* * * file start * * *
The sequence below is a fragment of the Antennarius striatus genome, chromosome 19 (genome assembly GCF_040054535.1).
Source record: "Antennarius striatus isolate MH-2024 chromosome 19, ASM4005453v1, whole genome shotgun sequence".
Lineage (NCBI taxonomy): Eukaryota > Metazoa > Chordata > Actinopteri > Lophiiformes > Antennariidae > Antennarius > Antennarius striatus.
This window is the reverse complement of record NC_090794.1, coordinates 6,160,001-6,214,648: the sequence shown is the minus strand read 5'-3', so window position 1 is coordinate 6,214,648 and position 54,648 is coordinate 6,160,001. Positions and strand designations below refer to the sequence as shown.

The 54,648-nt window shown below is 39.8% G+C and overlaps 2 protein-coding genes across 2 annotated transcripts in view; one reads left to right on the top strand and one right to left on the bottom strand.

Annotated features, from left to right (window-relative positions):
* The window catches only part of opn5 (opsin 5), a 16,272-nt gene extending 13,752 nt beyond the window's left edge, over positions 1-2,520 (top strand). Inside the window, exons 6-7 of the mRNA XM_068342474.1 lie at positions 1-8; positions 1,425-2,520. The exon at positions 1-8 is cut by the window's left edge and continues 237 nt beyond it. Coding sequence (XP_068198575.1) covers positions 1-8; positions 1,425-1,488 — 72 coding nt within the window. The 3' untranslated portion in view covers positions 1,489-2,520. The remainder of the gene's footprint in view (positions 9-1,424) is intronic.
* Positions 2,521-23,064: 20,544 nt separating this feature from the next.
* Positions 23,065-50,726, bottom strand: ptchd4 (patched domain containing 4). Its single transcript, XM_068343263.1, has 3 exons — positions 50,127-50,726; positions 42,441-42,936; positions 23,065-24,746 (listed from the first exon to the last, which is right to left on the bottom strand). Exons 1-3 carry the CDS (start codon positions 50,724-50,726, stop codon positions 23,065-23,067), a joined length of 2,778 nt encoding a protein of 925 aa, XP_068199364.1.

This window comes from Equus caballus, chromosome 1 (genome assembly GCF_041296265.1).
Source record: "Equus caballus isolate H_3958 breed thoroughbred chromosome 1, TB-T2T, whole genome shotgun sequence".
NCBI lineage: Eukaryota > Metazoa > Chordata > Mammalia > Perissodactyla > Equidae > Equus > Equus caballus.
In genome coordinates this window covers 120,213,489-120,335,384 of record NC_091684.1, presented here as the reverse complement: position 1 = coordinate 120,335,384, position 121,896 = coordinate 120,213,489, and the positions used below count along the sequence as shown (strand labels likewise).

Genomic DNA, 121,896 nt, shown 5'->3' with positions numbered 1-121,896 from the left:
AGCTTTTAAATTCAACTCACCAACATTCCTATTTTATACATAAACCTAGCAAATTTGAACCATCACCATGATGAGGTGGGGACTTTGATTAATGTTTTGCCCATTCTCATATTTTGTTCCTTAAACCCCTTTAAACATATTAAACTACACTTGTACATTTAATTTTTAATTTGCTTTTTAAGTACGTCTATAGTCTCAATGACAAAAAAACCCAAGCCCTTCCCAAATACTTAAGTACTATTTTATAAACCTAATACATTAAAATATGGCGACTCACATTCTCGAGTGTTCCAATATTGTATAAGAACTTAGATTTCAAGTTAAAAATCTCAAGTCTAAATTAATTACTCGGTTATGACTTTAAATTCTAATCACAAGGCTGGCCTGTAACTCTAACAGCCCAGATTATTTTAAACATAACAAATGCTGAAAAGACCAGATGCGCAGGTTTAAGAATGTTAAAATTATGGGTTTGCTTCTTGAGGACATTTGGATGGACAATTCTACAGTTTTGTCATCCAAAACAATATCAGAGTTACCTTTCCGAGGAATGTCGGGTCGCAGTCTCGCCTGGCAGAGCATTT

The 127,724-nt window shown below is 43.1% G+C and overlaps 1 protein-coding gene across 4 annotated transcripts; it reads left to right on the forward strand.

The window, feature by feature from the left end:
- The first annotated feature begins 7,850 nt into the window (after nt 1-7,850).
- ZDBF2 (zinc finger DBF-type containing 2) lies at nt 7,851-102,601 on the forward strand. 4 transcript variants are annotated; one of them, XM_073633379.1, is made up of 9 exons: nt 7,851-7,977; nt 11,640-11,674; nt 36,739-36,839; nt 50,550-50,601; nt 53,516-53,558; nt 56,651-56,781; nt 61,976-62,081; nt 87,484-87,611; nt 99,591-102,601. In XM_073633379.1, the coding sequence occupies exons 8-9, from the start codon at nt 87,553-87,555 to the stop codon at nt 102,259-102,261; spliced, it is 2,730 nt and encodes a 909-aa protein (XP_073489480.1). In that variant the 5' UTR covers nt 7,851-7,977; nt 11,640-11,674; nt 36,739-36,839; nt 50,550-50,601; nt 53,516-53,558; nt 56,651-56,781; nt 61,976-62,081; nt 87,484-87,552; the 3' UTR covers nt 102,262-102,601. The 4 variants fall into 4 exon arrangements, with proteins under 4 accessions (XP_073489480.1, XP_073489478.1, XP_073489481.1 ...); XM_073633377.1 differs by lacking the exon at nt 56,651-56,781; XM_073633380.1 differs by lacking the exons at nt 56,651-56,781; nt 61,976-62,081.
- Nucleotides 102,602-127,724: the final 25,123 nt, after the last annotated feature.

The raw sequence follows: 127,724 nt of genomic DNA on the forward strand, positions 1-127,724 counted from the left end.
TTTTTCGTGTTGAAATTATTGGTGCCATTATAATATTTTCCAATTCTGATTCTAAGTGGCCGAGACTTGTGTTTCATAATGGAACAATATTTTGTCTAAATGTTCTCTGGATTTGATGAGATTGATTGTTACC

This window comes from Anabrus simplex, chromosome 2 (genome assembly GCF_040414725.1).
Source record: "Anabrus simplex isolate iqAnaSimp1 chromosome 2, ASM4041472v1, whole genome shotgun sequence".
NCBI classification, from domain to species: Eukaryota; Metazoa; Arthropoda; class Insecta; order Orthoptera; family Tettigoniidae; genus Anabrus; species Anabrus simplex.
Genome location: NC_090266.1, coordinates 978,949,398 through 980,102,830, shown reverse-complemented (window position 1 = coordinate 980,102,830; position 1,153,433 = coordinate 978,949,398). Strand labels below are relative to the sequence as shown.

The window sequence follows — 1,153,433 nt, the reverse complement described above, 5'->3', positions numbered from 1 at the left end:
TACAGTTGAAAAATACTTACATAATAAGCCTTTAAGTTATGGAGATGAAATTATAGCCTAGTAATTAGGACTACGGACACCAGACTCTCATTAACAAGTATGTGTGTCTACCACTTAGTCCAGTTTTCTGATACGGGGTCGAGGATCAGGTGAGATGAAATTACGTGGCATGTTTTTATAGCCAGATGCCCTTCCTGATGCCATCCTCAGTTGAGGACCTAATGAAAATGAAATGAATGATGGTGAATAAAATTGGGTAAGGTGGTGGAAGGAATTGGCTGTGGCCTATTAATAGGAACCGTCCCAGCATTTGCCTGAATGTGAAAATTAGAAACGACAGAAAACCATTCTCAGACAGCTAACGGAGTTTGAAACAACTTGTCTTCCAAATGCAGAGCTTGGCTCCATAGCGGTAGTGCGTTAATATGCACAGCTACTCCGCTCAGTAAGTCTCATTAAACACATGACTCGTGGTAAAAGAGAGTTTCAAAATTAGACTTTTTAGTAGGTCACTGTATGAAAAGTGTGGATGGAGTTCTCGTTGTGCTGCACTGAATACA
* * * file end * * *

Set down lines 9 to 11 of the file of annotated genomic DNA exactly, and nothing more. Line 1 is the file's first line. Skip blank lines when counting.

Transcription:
* Positions 23,065-50,726, bottom strand: ptchd4 (patched domain containing 4). Its single transcript, XM_068343263.1, has 3 exons — positions 50,127-50,726; positions 42,441-42,936; positions 23,065-24,746 (listed from the first exon to the last, which is right to left on the bottom strand). Exons 1-3 carry the CDS (start codon positions 50,724-50,726, stop codon positions 23,065-23,067), a joined length of 2,778 nt encoding a protein of 925 aa, XP_068199364.1.

This window comes from Equus caballus, chromosome 1 (genome assembly GCF_041296265.1).
Source record: "Equus caballus isolate H_3958 breed thoroughbred chromosome 1, TB-T2T, whole genome shotgun sequence".